It was never about the degree.
You should remember to say that to yourself that when you start your defense presentation and again while you wait in the hallway for the committee’s decision. You have an MD. You graduated with top honors from medical school, got through a particularly malignant residency program, carved out a successful surgical practice all by yourself in the countryside, and did some pretty incredible things along the way (delivering that baby barehanded in the dark over the stick shift of a Ford Bronco comes to mind). Therefore, when it comes to intellectual grit, you know you have it. You’ve never had anything to prove to anyone. You are and will always be a doctor regardless of what happens on Friday.
Remember how you backed into this PhD program? Remember when your first year advisor asked “Why are you here?” and you had nothing better to say then “Well, it’s something to do? Maybe?” He didn’t believe you even though it was the truth. After you stopped practicing medicine, you had no idea who you were or what you were meant to do in this world. It was a very frightening time, but you had faith that the answers would come eventually, and when they did it would be through work. You have always found what you needed through work.
You chose to engage in this graduate program very differently than you did your residency program. Not “needing” the letters behind your name and having no preconceived ideas about your future provided a certain amount of freedom. It allowed you to delve into studenthood, embrace uncertainty, and be bold in experimentation. You questioned authority. You made mistakes. You carefully chose your dissertation advisor, trying on more than a few before you found one who seemed simultaneously trustworthy and interesting. You purposefully and publicly made yourself vulnerable. In doing all of this you ultimately put yourself – not the expectations of the faculty or the degree program– at the center of your education. This learning experience is dedicated to you.
Being vulnerable over the last four years has taught you a lot about humans. Sure, you have been underestimated and condescended to by more than a few faculty. Insecure narcissism seems to be a common personality trait in academe, and those types tend to take their weakness out on students. You ran into some of those. However, you ran into many more faculty and administrators who wanted to help. Some listened, read, and provided feedback. Others removed barriers and made safe spaces. They told you straight up that you were ok. They quietly shifted deadlines, wrote your collaborative abstracts when the timing was miserable for you, advocated on your behalf to other faculty, and allowed you to indulge in existential rage/angst right in front of them without even raising an eyebrow. You have so many cheerleaders all over the world. You have been so lucky, and all you can think is that they must trust you to pay it forward. You have a great responsibility to do so.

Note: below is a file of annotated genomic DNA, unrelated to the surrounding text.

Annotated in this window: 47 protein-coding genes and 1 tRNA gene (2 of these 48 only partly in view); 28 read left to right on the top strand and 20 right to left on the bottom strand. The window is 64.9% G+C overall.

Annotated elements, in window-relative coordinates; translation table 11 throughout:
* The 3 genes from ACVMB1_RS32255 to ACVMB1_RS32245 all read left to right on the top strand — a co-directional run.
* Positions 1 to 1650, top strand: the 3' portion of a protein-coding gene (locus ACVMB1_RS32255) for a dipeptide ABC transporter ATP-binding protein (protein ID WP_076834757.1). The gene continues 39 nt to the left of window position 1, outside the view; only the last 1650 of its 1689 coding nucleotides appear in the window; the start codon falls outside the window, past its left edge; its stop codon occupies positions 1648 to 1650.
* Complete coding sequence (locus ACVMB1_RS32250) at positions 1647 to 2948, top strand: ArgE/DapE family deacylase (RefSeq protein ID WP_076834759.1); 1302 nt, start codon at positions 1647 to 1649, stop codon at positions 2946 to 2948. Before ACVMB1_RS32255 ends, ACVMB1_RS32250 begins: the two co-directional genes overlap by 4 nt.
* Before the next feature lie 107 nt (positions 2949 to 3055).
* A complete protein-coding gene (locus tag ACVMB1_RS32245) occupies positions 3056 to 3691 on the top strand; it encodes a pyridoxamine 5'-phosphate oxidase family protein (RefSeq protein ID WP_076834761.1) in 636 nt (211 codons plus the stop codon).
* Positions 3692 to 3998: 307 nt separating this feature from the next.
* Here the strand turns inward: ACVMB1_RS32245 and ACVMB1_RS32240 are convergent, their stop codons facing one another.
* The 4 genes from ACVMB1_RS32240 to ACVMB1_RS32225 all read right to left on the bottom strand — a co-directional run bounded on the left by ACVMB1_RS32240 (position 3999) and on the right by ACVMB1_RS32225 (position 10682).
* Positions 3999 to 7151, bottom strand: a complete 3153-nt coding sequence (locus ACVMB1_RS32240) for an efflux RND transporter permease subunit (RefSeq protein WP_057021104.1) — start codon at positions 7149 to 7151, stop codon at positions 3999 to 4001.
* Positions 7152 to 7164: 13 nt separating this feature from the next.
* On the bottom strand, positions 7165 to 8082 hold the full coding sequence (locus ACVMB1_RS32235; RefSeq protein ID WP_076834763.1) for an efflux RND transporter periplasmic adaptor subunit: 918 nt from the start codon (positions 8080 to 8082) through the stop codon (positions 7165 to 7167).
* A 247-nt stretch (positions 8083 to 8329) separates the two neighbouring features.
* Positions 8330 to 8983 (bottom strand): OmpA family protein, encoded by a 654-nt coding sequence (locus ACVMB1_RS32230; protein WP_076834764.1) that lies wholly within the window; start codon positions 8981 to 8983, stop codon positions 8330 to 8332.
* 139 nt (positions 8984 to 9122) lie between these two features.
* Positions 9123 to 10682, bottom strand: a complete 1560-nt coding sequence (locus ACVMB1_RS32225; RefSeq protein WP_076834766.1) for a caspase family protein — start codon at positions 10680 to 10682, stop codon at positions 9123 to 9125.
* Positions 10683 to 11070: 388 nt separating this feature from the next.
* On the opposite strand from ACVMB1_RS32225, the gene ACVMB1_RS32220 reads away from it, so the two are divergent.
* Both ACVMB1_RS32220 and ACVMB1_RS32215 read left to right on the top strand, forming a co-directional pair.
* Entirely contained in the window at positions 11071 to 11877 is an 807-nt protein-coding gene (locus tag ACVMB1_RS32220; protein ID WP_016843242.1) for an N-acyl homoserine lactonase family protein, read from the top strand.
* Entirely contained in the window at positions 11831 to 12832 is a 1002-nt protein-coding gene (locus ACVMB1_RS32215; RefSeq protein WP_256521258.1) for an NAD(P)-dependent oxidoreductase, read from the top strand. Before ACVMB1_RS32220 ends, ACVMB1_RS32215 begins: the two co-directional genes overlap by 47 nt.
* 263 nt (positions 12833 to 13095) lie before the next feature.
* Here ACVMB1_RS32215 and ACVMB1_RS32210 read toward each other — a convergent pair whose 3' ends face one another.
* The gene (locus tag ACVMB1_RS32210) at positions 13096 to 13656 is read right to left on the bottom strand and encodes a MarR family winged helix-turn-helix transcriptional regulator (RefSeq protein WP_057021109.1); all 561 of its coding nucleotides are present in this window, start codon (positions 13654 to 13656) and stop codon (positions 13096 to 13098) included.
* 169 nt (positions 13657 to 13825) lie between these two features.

The wonderful thing about blogging through a PhD is that you are able to go back and read what you have written over the years. You’ve changed blogs three times in four years, but it’s all there. The first blog focused on the past – trying to make meaning from your medical career and you in it. Even now you mention your past quite a bit, but the real struggle – the real WHY – you are done with it now.
In the second blog, you embraced uncertainty and your student experience within it; it bounces between rage, angst, uncertainty, hope, and everywhere in between. Quite frankly, it is a mess. You were a mess.
This third blog – “Messy Thinking” – looks more towards the future. Although the posts are still unpolished and procedural, most of them have the feel of someone who knows who she is and what she wants to do. It is as if you have gotten used to messiness and can move beyond it. Maybe you have learned how to harness it.
Remember all of this when you walk into the Waverly Cole Dissertation Room in the School of Education on Friday. You know what you bring to the table: an undeniable drive to create, build, and tinker; the courage to shut things down when what you’ve made is not working; and the spirit to rebuild and try again. You can answer the question “Why are you here?” with such joyful enthusiasm that no one would dare doubt your honesty or maybe even your veracity. In other words, you’ve already accomplished what you came here to do.
It was never about the degree.